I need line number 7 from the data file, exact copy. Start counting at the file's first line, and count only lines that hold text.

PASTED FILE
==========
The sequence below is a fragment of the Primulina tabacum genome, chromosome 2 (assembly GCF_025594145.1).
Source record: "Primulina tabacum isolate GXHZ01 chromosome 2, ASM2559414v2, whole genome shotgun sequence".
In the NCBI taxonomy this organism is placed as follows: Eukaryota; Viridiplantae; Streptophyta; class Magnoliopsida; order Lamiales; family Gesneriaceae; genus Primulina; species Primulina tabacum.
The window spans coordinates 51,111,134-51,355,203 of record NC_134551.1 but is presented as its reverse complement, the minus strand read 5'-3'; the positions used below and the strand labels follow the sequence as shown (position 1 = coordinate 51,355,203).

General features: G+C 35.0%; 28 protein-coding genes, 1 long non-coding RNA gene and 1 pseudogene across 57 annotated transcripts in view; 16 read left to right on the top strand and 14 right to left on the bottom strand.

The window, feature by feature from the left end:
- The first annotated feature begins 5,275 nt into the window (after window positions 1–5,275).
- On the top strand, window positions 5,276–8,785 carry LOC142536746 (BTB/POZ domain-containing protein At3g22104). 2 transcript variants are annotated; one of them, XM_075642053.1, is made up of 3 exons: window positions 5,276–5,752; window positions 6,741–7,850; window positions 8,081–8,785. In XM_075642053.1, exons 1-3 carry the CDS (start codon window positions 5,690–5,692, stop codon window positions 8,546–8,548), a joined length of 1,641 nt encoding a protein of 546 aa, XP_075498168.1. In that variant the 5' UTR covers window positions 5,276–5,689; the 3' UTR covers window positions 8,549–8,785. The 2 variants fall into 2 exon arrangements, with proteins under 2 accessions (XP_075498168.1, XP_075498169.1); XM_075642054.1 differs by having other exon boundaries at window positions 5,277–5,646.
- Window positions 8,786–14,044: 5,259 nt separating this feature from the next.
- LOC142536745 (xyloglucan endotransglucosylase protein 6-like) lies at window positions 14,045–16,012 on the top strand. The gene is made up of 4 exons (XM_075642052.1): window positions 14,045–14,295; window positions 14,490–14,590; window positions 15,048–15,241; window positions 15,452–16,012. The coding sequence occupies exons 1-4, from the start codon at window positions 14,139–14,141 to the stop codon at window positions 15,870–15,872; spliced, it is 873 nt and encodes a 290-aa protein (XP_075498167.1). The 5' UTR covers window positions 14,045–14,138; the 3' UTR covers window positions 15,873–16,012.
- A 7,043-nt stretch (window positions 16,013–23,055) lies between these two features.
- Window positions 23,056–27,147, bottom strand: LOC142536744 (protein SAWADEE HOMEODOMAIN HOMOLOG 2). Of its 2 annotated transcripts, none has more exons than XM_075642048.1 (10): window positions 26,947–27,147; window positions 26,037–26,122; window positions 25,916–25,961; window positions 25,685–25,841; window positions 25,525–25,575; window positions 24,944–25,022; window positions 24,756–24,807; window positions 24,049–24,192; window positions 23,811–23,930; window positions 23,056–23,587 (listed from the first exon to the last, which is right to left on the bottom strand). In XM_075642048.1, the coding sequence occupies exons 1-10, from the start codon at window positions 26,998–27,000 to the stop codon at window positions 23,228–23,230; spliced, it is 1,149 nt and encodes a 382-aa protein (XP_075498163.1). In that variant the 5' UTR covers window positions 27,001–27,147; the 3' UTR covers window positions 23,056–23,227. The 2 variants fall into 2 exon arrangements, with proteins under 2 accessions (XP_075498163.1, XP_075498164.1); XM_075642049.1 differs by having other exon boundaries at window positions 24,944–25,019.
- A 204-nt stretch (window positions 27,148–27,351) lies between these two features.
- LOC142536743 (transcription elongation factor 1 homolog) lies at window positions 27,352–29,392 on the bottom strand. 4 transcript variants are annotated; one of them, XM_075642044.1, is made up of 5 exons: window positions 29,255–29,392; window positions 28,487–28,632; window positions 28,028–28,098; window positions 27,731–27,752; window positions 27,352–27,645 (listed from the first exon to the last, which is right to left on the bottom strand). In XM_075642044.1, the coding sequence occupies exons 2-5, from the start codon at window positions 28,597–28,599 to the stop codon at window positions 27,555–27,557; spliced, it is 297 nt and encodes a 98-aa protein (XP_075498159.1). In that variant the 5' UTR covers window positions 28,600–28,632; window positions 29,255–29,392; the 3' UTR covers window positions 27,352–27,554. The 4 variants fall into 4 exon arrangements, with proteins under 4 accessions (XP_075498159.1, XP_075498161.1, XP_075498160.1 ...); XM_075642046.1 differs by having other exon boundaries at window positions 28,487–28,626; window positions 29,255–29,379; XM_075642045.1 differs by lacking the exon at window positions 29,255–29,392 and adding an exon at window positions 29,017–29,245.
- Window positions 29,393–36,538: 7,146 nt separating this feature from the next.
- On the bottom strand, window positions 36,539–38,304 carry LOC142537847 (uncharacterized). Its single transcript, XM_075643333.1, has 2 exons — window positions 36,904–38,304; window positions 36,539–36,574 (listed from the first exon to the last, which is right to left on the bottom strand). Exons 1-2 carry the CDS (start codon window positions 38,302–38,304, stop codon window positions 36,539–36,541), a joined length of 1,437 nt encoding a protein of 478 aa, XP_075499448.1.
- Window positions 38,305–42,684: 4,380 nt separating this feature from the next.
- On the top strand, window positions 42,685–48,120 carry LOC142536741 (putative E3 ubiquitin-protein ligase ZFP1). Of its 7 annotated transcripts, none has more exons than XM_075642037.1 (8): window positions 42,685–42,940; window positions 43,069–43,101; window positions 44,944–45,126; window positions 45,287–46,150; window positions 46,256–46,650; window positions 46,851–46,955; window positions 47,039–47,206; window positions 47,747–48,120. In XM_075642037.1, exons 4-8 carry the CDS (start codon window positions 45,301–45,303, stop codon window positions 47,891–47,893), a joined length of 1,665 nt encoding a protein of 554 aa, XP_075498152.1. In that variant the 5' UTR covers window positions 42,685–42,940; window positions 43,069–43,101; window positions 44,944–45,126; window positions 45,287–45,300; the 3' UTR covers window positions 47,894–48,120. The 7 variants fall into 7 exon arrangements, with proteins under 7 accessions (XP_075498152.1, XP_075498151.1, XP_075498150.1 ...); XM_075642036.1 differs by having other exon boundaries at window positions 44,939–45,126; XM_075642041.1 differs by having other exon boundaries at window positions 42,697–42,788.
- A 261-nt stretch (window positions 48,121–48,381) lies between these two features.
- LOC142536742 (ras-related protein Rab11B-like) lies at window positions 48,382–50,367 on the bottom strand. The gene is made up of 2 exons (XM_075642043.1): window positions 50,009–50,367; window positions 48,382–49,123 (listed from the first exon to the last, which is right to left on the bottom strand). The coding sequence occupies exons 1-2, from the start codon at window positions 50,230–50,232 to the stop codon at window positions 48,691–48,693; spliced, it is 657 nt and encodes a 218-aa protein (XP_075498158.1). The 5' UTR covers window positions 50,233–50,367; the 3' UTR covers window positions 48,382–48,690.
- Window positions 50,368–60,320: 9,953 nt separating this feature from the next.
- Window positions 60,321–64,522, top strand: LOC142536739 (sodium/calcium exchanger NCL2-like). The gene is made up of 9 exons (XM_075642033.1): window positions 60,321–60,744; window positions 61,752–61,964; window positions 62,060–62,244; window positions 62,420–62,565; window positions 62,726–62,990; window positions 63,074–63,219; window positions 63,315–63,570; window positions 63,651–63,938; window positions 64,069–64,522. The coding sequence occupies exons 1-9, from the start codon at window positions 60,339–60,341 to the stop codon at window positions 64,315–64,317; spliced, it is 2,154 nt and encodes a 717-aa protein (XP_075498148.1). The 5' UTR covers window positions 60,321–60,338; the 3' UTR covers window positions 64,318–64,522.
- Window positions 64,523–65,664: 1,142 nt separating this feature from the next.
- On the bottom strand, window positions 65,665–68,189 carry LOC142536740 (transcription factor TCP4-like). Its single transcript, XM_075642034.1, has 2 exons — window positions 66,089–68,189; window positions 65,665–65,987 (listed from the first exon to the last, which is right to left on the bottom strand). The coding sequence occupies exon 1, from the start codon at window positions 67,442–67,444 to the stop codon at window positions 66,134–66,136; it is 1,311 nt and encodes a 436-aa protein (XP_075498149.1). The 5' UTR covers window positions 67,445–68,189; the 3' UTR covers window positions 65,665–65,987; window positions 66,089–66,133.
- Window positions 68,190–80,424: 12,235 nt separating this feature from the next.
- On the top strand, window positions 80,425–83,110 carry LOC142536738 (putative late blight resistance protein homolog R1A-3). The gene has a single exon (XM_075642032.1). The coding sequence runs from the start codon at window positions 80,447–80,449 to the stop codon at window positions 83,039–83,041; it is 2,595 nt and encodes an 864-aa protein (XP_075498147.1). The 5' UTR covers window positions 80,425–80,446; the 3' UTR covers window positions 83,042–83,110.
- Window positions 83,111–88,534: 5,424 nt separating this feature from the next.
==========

- The first annotated feature begins 5,275 nt into the window (after window positions 1–5,275).